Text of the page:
Theresa May has hinted that a scheme to spread the benefits of shale gas could be used as a model to rewrite the Community Infrastructure Levy, which is currently under review.
The Community Infrastructure Levy, a planning charge placed by councils on developments that have more than 100 square metres of floor space, is currently being reviewed by the Communities Department. If the scheme gets a similar overhaul to the Shale Wealth Fund, the money raised would be used to directly benefit the local community.
The Shale Wealth Fund, due to be formally consulted upon this week, was previously expected to share proceeds from shale revenues only with community trusts and local authorities. In a surprise move, May changed the consultation to include the option of money being paid directly to local residents in host areas.
“We’ll be looking at applying this approach to other government programmes in the future too, as we press on with the work of building a country that works for everyone,” said May.
According to a statement, the government will be looking at whether this approach can be a model for other community benefit schemes with the aim of putting more control and more resource in the hands of local households. “Examples of where the principle could be extended include the Community Infrastructure Levy,” it said.
A ‘government source’ quoted by The Telegraph suggested that rural homeowners could be given cash payments in compensation for unwanted developments.
However, the Campaign to Protect Rural England believes this is a radical interpretation of the text. “It is unlikely that the DCLG source quoted in The Telegraph is seriously – or even knowingly – proposing that Community Infrastructure Levy cash should simply be handed over to people living in areas affected by new housing development,” said Matt Thomson, head of planning at the Campaign to Protect Rural England.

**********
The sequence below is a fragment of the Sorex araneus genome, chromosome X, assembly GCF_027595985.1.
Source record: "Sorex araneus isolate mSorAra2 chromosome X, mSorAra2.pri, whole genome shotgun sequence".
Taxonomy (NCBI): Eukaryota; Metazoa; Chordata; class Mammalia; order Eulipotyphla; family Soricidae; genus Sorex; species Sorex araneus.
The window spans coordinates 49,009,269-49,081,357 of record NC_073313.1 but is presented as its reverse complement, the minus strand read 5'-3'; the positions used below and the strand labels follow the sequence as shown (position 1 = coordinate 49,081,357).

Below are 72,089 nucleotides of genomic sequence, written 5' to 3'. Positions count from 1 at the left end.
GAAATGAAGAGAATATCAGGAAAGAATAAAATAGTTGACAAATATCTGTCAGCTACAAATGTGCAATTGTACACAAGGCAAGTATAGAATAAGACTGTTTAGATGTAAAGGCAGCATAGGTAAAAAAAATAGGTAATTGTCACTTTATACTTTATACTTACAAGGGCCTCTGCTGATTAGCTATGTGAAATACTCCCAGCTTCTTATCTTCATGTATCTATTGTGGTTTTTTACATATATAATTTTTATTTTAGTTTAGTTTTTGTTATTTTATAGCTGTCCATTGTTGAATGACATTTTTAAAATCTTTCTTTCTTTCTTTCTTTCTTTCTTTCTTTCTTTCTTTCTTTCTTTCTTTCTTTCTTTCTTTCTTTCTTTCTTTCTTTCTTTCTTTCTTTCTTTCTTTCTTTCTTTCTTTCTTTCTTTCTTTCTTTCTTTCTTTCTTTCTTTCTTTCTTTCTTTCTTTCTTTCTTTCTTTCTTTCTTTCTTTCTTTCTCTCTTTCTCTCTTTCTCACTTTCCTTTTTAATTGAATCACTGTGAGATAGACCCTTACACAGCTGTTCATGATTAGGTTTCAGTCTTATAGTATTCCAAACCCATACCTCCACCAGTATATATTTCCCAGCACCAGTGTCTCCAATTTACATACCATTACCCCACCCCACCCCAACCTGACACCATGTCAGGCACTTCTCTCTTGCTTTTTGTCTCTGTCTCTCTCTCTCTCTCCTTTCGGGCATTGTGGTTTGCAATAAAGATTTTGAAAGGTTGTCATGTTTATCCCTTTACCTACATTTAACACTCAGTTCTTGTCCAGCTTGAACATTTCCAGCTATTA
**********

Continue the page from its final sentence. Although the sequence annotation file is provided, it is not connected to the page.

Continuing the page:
“Rather the source is suggesting that development should benefit people living in the area through investment in infrastructure and services, instead of that investment being made somewhere else,” he added.
This is in fact a central tenet of the way that the Community Infrastructure Levy and section 106 funds are generally used, with at least 15% of CIL funds being allocated to local community priorities, rising to 25% where a neighbourhood plan is in place.
“If it really were the case that the Government planned to put cash directly into people’s pockets, the move would be almost impossible to administer,” said Thomson. “Among the problems would be a local infrastructure deficit, caused by cash for households being taken from funds earmarked for the provision of infrastructure necessary to support new development.”
According to Thomson, bypassing community engagement with pay-outs would not be a constructive approach. A move to pay households directly would signal that the government is giving up on making the planning process work for communities.
“The existing planning system does allow for some compensation to those harmed by developments under certain circumstances, and perhaps there is a case for being more generous about compensation,” said Thomson. “aBut the key factor must be that decisions are made in response to planning policies and other relevant factors, and compensation should only considered after a decision has objectively been made, not before.”